High-spatial-resolution satellite imagery enables transformational opportunities to observe, map, and document the micro-topographic transitions occurring in Arctic polygonal tundra at multiple spatial and temporal frequencies. Knowledge discovery through artificial intelligence, big imagery, and high-performance computing (HPC) resources is just starting to be realized in Arctic permafrost science. We have developed a novel high-performance image-analysis frame-work—Mapping Application for Arctic Permafrost Land Environment (MAPLE)—that enables the integration of operational-scale GeoAI capabilities into Arctic permafrost modeling. Interoperability across heterogeneous HPC systems and optimal usage of computational resources are key design goals of MAPLE. We systematically compared the performances of four different MAPLE workflow designs on two HPC systems. Our experimental results on resource utilization, total time to completion, and overhead of the candidate designs suggest that the design of an optimal workflow largely depends on the HPC system architecture and underlying service-unit accounting model.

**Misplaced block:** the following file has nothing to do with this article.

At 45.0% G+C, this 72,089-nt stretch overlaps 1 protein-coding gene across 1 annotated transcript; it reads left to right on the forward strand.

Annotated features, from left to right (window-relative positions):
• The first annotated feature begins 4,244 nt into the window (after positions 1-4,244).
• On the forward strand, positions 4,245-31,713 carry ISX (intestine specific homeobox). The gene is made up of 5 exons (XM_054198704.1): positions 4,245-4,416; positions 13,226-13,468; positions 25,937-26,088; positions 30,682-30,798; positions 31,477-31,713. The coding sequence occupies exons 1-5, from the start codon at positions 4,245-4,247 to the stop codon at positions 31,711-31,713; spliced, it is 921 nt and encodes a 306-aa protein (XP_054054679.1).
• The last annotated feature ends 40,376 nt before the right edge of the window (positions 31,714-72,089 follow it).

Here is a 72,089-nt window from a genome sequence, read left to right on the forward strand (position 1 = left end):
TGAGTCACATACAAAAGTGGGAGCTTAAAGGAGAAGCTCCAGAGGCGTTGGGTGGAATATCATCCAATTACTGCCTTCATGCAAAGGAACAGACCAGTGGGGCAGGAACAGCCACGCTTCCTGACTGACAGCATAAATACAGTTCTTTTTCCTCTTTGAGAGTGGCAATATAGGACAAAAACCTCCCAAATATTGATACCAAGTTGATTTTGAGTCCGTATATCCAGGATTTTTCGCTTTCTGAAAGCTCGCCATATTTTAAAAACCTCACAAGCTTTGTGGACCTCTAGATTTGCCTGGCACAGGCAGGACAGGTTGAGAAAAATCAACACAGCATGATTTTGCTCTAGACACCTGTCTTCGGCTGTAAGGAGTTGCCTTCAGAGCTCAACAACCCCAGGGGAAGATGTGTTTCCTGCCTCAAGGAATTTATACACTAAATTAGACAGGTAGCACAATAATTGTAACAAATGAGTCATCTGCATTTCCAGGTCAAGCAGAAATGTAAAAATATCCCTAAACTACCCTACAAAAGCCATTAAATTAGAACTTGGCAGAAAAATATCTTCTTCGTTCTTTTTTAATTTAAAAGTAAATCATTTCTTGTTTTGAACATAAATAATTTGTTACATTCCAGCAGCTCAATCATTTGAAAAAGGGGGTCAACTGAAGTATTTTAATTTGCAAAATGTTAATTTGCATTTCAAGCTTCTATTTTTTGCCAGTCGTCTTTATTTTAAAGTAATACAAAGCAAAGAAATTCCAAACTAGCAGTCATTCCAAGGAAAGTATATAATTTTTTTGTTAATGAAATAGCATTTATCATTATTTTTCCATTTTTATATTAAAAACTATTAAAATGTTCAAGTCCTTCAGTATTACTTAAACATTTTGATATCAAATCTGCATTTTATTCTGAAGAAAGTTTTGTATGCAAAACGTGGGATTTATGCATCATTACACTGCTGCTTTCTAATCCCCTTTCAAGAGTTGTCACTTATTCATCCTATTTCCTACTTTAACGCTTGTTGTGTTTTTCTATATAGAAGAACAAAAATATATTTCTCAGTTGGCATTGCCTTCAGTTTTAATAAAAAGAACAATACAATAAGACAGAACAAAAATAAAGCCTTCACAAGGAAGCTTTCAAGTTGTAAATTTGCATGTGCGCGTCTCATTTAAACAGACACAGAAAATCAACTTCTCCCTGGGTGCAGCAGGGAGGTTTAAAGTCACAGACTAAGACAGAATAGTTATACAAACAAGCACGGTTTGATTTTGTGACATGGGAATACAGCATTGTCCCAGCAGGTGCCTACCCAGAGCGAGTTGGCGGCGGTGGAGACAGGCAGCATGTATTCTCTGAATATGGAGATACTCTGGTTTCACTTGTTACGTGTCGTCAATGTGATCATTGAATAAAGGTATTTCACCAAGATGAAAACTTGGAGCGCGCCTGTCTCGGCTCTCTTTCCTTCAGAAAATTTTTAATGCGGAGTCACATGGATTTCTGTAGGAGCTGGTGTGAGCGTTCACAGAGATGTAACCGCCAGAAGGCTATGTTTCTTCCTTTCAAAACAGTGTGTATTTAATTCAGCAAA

|Original language||English (US)|
|Number of pages||8|
|Journal||Photogrammetric Engineering and Remote Sensing|
|State||Published - Mar 2022|
ASJC Scopus subject areas
- Computers in Earth Sciences